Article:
On December 6, Donald Trump “opened the gates of hell” and “set the Middle East aflame” by acknowledging Jerusalem as the capital of Israel, or at least that’s what various prophets and practitioners of doom predicted.
The reality was somewhat different. While violent demonstrations in the West Bank and Gaza, and in various Muslim and European countries, followed Palestinian Authority and Hamas calls for “days of rage”, these were hardly of the magnitude expected. Indeed, Jerusalem itself was relatively quiet. The diplomatic storm from the Arab world also was less intense than predicted.
This unexpectedly mild reaction was due to the actual content of the statement itself and to the changing state of international affairs, particularly priorities in the Arab world.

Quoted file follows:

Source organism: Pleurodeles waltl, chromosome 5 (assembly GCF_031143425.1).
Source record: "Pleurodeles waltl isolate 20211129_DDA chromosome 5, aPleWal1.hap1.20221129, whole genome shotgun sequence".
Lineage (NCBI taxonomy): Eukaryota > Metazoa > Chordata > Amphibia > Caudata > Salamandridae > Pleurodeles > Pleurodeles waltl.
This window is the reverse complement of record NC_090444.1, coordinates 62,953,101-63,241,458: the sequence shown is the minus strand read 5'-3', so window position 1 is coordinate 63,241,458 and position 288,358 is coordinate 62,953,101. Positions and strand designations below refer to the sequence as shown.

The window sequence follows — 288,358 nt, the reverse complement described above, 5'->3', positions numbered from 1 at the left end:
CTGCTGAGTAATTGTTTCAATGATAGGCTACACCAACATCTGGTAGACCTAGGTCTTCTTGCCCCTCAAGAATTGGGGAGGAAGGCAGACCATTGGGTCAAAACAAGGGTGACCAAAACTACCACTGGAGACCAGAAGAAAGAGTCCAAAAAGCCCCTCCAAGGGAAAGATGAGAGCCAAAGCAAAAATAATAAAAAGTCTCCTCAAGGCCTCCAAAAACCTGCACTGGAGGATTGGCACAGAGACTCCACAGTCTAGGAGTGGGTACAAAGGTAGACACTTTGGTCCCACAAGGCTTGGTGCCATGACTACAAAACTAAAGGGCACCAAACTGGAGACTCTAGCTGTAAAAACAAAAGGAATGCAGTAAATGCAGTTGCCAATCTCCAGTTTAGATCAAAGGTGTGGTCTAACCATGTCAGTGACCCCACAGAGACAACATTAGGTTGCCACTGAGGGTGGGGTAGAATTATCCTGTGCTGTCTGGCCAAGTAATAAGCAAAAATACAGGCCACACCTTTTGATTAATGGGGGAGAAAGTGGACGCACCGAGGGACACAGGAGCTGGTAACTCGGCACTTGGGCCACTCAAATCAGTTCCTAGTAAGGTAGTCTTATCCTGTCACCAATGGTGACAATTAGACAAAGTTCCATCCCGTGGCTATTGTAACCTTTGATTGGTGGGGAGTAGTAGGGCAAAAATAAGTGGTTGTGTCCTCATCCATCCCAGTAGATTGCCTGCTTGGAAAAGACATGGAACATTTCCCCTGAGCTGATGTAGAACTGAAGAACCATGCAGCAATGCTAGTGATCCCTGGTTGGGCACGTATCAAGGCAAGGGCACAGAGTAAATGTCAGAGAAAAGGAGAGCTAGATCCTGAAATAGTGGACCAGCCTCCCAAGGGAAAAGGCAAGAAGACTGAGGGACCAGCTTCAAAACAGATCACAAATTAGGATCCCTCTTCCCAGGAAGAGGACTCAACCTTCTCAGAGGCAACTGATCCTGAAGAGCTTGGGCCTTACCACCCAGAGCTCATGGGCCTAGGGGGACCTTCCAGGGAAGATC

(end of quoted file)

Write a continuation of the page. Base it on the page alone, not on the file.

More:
The US President’s announcement was measured and nuanced. While confirming the obvious — that Jerusalem, where Israel’s parliament, Supreme Court, government ministries and the residences of its prime minister and president have all been since 1950, is Israel’s capital — he made it clear that he wasn’t pre-empting its final boundaries or precluding a Palestinian capital in the city’s east, or a two-state outcome, and also that he respected the importance of the city to Christianity and Islam.
Read the full article by Colin Rubenstein at The Australian (subscription required).